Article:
In Brazil and Turkey, spontaneous citizen movements have sprung out of nowhere. The enraged Turkish PM, once regarded as a democrat, sees conspiracies and treason everywhere. The Brazilian president, once a jailed activist, does not seem to know how to handle the mass demos. The fact that must alarm governments everywhere is that institutions like political parties no longer have their hands on the controls. People are going their own way.
Some analysts doubt that social media play a key role in mobilising protests. It’s not the social media, the argument goes, but the fact that grassroots organisations have long prepared the ground for mass protests: that’s what brings people out on the streets.
Recently on Business Day, Steven Friedman opined: “Social media did not change the Middle East — years of organising by opposition and civil society groups did. At most, social media helped parts of the opposition communicate with each other.”
Well, isn’t the last point really the key? Social media have intensified communications and in so doing have brought together not just the formal opposition but the dispersed hundreds of thousands who may previously have not been actively affiliated with any party or group. And as they head for the squares where others gather they are still not allying themselves directly with any branded party. They are there to join the collective.
A poster seen on the streets of Cairo crossed out the words “AK-47” and “Machete” to replace them with “Twitter” and “Facebook”. Not only does this say something about non-violence but it declares that netizens have more sophisticated ways of fighting oppressive authorities.
The word “intensify” deserves special emphasis here. Just as you can grow more plants, faster, bigger, and more frequently in a hydroponic hothouse, so messaging grows in the hothouse of mobile communications. Everything intensifies as layer upon layer of short, emotive exchanges power the engine of social awareness.
It’s up to communication theorists to explore the meaning of intensification.
The notion that social media mobilise people has become part of popular lore. But why do we think so? Well, simply because without these media the mass demonstrations that are happening with greater frequency everywhere simply wouldn’t be happening. At least, not on such a scale, so suddenly, and with such self-organisation.
Who can doubt that the sudden eruption of angry protests on the streets of Istanbul and Sao Paulo has been highly spontaneous? The issues are so broadly populist and the aims of the protestors are so general in nature that no other conclusion can be drawn. These demonstrations were not organised by self-conscious activists with definite programmes in mind. Of course, such activists are out there and probably stoking the crowds; but it’s more a case of taking advantage of a mass groundswell than being able to claim credit for it (although they do!).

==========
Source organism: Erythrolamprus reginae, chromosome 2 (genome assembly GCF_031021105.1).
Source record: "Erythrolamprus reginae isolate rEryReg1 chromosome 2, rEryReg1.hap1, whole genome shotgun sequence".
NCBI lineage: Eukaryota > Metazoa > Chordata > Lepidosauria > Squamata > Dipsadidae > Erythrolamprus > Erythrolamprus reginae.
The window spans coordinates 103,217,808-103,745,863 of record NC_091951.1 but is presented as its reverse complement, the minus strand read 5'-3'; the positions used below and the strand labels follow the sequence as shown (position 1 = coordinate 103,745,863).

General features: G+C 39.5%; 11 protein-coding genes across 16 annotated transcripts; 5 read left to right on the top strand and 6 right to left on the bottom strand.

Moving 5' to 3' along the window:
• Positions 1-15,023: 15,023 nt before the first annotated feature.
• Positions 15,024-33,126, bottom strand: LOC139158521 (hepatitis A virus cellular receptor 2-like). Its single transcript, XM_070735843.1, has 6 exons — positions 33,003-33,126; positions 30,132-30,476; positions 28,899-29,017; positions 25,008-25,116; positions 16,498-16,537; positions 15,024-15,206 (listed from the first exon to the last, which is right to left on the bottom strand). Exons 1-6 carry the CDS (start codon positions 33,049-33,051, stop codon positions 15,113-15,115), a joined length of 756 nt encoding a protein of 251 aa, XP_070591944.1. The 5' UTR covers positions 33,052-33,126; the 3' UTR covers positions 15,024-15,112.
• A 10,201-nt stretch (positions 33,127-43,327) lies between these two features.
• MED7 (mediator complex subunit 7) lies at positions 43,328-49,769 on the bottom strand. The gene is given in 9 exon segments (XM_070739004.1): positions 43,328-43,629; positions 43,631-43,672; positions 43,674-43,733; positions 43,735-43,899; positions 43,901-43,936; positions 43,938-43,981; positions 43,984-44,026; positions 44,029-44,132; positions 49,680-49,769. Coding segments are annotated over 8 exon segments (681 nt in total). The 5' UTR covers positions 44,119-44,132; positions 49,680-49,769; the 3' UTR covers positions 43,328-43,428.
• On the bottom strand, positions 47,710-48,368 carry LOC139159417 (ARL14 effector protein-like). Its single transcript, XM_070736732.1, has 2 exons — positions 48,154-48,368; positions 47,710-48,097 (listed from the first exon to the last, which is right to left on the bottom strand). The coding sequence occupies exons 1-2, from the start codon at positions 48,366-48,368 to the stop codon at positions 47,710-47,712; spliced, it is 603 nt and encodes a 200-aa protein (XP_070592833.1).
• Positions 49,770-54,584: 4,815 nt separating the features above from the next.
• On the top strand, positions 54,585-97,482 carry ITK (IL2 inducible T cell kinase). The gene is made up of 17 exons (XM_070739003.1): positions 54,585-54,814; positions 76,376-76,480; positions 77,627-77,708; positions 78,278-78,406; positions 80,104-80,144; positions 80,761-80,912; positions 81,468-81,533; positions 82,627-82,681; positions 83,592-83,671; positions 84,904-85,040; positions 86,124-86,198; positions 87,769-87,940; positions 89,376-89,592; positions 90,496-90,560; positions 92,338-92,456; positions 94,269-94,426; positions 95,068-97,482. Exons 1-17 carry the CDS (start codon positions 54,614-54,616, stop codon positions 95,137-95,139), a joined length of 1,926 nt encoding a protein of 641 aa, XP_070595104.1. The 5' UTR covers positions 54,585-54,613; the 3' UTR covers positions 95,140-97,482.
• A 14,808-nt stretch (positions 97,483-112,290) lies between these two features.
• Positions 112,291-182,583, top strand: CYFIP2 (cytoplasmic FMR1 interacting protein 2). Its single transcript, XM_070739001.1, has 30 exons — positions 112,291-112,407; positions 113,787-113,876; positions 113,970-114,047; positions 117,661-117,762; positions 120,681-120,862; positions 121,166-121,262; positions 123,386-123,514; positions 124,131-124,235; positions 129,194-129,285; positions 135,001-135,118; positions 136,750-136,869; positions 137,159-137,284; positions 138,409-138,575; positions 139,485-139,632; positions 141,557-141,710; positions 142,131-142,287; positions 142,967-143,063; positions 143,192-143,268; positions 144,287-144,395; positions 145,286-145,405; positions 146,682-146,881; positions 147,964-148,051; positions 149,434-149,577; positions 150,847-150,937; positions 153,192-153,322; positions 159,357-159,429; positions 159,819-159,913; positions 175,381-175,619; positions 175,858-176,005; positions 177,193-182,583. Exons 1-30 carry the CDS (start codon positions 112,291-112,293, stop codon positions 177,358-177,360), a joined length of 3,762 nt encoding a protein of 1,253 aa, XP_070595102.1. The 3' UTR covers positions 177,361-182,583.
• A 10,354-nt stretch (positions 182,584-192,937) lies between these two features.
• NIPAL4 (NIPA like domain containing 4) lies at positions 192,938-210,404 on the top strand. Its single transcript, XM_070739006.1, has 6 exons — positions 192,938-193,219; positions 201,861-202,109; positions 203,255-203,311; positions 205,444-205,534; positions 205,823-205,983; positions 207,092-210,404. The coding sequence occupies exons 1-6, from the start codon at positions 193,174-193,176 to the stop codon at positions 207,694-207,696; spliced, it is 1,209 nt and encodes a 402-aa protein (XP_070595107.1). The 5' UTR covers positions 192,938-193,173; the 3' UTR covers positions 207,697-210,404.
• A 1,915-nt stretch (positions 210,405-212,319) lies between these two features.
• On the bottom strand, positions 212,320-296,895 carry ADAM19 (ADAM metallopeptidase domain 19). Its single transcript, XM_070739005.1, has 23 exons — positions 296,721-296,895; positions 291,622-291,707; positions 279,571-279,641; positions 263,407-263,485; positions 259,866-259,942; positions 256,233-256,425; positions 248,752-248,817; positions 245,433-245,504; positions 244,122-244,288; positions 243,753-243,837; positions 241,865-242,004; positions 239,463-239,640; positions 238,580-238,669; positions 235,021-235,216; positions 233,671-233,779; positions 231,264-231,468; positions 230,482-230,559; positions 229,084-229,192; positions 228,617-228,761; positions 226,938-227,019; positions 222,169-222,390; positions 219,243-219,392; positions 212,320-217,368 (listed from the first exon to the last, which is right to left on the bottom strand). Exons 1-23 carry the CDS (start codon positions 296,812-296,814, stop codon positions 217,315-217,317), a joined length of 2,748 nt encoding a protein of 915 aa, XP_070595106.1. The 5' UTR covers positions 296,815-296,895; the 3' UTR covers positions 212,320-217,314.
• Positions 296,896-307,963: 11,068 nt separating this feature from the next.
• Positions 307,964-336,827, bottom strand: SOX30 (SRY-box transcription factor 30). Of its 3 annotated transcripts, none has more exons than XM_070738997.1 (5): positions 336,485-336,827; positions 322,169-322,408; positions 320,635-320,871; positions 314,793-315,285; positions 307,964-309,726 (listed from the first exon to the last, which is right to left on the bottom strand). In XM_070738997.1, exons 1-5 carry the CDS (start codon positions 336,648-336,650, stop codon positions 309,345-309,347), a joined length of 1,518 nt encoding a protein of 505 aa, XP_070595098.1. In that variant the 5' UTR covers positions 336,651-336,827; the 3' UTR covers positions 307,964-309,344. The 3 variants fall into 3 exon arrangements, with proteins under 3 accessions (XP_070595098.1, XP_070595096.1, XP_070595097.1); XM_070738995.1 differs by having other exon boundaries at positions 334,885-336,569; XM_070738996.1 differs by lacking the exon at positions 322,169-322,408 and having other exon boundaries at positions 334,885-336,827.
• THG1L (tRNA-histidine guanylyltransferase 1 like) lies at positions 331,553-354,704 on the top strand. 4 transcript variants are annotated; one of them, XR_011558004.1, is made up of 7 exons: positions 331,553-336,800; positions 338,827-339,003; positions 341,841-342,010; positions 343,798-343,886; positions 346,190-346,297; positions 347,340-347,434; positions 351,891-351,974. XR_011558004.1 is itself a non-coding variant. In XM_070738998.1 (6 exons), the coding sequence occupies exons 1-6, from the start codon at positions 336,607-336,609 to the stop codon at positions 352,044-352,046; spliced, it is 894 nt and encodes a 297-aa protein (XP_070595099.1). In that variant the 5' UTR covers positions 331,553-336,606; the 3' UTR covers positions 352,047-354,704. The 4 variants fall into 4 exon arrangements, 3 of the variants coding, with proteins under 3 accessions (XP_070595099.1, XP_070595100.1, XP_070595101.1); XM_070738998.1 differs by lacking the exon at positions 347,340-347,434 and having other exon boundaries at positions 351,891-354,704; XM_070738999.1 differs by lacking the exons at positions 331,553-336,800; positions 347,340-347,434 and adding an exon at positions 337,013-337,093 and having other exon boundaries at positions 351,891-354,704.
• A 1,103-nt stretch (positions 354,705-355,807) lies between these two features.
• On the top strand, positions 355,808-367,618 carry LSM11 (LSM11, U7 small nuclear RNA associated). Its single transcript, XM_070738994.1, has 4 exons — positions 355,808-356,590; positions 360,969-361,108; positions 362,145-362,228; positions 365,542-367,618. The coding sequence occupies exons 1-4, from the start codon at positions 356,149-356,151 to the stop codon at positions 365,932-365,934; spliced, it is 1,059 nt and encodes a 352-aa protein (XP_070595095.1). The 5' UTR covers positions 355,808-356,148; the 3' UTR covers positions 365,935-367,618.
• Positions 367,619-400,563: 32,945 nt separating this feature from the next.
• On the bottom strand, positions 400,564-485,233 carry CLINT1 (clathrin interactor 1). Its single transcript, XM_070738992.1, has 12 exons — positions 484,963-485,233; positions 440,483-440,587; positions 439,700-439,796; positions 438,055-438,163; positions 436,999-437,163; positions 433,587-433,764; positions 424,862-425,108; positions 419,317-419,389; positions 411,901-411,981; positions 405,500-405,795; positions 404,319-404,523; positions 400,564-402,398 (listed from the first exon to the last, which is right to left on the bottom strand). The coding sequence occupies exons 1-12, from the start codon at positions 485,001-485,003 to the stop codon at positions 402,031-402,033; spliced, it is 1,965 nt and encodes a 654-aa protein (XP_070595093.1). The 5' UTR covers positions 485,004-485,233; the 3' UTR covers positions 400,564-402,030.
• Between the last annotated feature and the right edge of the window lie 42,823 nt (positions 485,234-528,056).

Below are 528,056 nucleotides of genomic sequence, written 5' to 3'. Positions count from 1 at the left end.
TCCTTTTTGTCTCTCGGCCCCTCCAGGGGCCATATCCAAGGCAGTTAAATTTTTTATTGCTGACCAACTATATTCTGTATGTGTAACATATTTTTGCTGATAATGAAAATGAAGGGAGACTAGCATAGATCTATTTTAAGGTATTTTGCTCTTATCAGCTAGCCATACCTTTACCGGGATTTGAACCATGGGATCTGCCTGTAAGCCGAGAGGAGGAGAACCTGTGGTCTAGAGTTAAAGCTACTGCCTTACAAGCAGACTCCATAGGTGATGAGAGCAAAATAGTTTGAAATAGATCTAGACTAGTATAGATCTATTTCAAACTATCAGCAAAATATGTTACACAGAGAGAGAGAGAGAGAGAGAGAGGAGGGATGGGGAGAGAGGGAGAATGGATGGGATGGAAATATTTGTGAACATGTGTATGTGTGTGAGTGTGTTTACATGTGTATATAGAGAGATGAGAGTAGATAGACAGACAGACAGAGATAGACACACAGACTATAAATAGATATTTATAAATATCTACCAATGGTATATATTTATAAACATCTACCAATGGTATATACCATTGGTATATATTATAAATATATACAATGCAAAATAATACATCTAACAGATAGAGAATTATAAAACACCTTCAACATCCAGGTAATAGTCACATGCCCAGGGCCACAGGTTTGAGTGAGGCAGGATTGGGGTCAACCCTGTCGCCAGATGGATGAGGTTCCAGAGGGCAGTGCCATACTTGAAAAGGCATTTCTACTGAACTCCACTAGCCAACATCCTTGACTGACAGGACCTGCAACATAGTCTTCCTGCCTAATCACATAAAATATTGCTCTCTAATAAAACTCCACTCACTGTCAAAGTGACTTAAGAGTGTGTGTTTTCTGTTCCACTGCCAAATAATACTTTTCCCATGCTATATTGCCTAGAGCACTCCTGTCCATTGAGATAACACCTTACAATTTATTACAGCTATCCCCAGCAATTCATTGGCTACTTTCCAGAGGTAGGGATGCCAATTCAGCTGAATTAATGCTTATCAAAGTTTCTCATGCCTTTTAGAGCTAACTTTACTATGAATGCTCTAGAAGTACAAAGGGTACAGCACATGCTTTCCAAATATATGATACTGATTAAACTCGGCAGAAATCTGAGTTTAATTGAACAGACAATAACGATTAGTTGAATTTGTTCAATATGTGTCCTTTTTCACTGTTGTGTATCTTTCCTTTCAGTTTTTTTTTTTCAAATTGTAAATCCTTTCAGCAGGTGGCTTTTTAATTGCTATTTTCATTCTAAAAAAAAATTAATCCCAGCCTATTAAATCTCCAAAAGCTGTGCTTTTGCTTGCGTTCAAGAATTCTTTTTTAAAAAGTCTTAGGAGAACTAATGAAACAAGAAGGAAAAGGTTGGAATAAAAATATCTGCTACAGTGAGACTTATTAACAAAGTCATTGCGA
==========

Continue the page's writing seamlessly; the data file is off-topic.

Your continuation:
One can maybe sustain the argument that social media themselves did not change the Middle East. Of course not: media are channels, not living demonstrators. But without these media the wildfire spread of messages would not have happened. The immediacy, directness and networking power of social media cannot be denied.
Maybe organised opposition initially fuelled the North African Arab Spring. Personally I think that even there the outrage was more spontaneous than organised – at least to begin with. After all, wasn’t it a posting on Facebook that started it all? It’s true that civil society groups and Muslim resistance had been active for years before Tunisia and Egypt exploded with revolutionary fervour. Yet they, like the governments above them, were caught flat-footed.
Political analysts are very keen to put down social media as mere emphemera. They aren’t. They network people as never before and they are changing the way that communication takes place. The use of these media shakes the foundations not just of governments but of the organised movements that oppose governments. These media are largely out of the control of managing elites.
We have entered an era where democracy is becoming far more fluid and destabilising for those who have commanded the media heights. In politics, the hallowed party systems which have seen elites changing places in a game of musical chairs is on the way out as ordinary people assert themselves.